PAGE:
Toward an Understanding of the Influences on HR Policies of Multinational Firms

Topic(s): strategic HR

Topic: Strategic HR
Publication: British Journal of Management
Article: Similarity, isomorphism or duality? Recent survey evidence on human resource management policies of multinational corporations.
Author: C. Brewster, G. Wood, M. Brookes
Featured by: Benjamin Granger

Since multinational organizations are becoming more and more common, numerous researchers have set out to understand how multinational corporations set up organization-wide policies. In order to better understand how such policies are determined, Brewster, Wood, and Brookes (2008) surveyed both public and private organizations in over 22 European countries.

Not surprisingly, Brewster and colleagues found that company HR policies were largely determined by  tradeoffs and compromises.  Moreover, there did not seem to be global norms for HR practices. This implies that host regions and/or countries do indeed influence the HR practices and policies of multinational organizations that originate in other countries.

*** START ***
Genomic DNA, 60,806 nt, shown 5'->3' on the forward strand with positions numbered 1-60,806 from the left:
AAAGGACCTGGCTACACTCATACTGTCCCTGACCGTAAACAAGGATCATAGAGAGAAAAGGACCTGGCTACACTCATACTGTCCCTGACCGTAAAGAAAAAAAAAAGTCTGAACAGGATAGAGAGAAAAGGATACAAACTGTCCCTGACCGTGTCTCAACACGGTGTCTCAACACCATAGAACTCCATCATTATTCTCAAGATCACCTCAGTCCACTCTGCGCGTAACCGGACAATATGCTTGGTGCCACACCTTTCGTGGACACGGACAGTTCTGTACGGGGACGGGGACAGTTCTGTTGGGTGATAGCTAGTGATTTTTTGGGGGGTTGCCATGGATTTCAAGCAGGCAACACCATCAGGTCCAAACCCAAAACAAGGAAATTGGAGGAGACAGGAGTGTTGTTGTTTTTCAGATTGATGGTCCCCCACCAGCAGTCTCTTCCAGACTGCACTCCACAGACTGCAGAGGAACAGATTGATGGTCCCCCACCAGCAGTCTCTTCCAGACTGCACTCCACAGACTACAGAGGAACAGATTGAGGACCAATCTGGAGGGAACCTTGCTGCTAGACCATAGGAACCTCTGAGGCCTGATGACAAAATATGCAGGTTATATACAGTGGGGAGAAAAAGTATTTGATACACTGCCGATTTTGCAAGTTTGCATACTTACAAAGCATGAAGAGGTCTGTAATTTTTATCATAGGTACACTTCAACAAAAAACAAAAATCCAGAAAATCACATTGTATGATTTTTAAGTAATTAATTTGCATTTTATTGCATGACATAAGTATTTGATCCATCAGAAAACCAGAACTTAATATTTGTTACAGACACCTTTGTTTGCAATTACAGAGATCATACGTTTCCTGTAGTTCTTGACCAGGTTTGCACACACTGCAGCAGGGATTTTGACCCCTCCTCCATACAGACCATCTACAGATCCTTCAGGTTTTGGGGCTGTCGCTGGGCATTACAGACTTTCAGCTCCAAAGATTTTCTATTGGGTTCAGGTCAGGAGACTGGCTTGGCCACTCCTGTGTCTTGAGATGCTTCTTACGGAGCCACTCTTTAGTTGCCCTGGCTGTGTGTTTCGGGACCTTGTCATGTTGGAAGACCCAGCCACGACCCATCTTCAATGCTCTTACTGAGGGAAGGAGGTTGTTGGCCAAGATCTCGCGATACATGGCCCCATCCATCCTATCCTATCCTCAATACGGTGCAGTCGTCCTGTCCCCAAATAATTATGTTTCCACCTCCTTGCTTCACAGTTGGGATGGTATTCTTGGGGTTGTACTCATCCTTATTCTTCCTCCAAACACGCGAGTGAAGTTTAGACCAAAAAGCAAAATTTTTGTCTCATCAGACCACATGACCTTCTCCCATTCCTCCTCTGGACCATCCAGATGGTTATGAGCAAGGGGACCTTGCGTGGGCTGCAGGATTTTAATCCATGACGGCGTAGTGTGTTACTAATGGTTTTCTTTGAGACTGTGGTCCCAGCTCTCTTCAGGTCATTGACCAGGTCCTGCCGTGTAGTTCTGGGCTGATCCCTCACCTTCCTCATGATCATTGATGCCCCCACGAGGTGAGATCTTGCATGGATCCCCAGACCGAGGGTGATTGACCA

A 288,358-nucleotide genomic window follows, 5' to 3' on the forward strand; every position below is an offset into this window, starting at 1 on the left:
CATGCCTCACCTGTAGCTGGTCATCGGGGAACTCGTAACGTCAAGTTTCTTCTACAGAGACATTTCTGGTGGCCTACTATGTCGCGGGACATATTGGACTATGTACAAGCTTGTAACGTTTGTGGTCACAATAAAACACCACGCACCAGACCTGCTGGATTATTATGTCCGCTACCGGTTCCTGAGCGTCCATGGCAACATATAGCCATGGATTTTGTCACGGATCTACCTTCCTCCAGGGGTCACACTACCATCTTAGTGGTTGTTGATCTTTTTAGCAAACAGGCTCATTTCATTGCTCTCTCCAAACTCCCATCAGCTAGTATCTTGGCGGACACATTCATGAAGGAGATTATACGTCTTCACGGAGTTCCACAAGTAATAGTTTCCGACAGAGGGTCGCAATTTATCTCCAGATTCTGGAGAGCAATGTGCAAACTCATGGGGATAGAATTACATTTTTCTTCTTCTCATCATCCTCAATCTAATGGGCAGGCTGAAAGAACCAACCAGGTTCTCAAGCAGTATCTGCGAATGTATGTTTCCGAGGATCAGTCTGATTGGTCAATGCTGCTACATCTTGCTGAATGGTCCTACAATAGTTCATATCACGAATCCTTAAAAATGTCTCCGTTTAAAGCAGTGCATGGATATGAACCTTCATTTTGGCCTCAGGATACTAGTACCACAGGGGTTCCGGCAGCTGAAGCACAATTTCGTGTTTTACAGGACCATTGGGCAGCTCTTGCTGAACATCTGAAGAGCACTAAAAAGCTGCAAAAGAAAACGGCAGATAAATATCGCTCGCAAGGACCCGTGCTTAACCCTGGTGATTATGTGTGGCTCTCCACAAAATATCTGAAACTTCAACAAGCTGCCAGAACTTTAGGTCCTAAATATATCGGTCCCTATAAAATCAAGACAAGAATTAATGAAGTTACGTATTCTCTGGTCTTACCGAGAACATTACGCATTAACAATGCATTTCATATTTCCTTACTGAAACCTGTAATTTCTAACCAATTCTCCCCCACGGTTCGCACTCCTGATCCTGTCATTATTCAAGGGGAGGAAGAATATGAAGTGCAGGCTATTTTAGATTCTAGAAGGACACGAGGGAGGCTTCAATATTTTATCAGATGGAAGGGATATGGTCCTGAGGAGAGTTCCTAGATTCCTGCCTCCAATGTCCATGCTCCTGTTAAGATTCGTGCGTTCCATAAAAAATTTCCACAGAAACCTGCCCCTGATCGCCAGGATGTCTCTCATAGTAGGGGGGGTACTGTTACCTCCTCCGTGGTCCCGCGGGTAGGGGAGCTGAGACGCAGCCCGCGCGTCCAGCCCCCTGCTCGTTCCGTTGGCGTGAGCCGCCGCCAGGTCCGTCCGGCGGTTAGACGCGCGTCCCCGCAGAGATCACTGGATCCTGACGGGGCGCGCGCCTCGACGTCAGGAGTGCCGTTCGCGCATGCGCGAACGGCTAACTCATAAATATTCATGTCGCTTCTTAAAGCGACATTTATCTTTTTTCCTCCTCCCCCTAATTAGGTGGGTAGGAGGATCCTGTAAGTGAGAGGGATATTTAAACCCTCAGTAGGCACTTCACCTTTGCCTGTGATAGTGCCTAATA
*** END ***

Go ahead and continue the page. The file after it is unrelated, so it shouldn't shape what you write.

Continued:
This is not surprising, because we can easily imagine that certain laws and business norms must be  abided by in certain regions of the world in order for an organization to operate (e.g., having to pay employees the minimum wage in the US). Overall, Brewster and colleagues suggest that HR practices are complexly determined by both global business norms as well as local (certain region) norms.

In response to these findings, you may have said to yourself, “Well, no duh. Company policies always have multiple determinants.”  And you would be absolutely right! But, armed with this knowledge, organizational leaders as well as their employees can be better prepared to make compromises when in the international arena. Just because things are done one way in the U.S. doesn’t mean that’s how they’ll be done somewhere else.

Brewster, C., Wood, G., & Brookes, M. (2008). Similarity, isomorphism or duality? Recent survey evidence on human resource management policies of multinational corporations. British Journal of Management, 19, 320-342.